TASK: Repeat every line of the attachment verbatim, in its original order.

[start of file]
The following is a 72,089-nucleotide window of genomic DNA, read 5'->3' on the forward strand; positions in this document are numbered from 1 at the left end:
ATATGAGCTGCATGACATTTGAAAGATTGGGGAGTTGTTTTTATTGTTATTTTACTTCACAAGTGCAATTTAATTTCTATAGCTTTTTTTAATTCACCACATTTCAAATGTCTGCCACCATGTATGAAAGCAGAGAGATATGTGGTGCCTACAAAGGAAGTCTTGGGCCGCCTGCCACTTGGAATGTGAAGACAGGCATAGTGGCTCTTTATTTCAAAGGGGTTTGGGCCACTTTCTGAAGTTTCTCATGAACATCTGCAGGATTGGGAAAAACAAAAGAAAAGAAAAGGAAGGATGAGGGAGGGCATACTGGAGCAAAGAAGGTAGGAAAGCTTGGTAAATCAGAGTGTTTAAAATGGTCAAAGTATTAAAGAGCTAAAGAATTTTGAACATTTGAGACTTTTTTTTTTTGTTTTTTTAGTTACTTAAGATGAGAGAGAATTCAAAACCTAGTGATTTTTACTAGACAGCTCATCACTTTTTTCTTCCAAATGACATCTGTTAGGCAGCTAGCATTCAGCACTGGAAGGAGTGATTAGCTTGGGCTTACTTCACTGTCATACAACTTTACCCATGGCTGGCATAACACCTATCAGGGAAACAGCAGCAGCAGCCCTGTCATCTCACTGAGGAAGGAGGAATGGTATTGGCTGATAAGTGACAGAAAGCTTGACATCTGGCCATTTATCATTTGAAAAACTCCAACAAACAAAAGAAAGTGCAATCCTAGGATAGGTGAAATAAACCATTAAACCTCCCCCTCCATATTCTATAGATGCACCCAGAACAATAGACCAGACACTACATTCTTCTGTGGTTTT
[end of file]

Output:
The following is a 72,089-nucleotide window of genomic DNA, read 5'->3' on the forward strand; positions in this document are numbered from 1 at the left end:
ATATGAGCTGCATGACATTTGAAAGATTGGGGAGTTGTTTTTATTGTTATTTTACTTCACAAGTGCAATTTAATTTCTATAGCTTTTTTTAATTCACCACATTTCAAATGTCTGCCACCATGTATGAAAGCAGAGAGATATGTGGTGCCTACAAAGGAAGTCTTGGGCCGCCTGCCACTTGGAATGTGAAGACAGGCATAGTGGCTCTTTATTTCAAAGGGGTTTGGGCCACTTTCTGAAGTTTCTCATGAACATCTGCAGGATTGGGAAAAACAAAAGAAAAGAAAAGGAAGGATGAGGGAGGGCATACTGGAGCAAAGAAGGTAGGAAAGCTTGGTAAATCAGAGTGTTTAAAATGGTCAAAGTATTAAAGAGCTAAAGAATTTTGAACATTTGAGACTTTTTTTTTTTGTTTTTTTAGTTACTTAAGATGAGAGAGAATTCAAAACCTAGTGATTTTTACTAGACAGCTCATCACTTTTTTCTTCCAAATGACATCTGTTAGGCAGCTAGCATTCAGCACTGGAAGGAGTGATTAGCTTGGGCTTACTTCACTGTCATACAACTTTACCCATGGCTGGCATAACACCTATCAGGGAAACAGCAGCAGCAGCCCTGTCATCTCACTGAGGAAGGAGGAATGGTATTGGCTGATAAGTGACAGAAAGCTTGACATCTGGCCATTTATCATTTGAAAAACTCCAACAAACAAAAGAAAGTGCAATCCTAGGATAGGTGAAATAAACCATTAAACCTCCCCCTCCATATTCTATAGATGCACCCAGAACAATAGACCAGACACTACATTCTTCTGTGGTTTT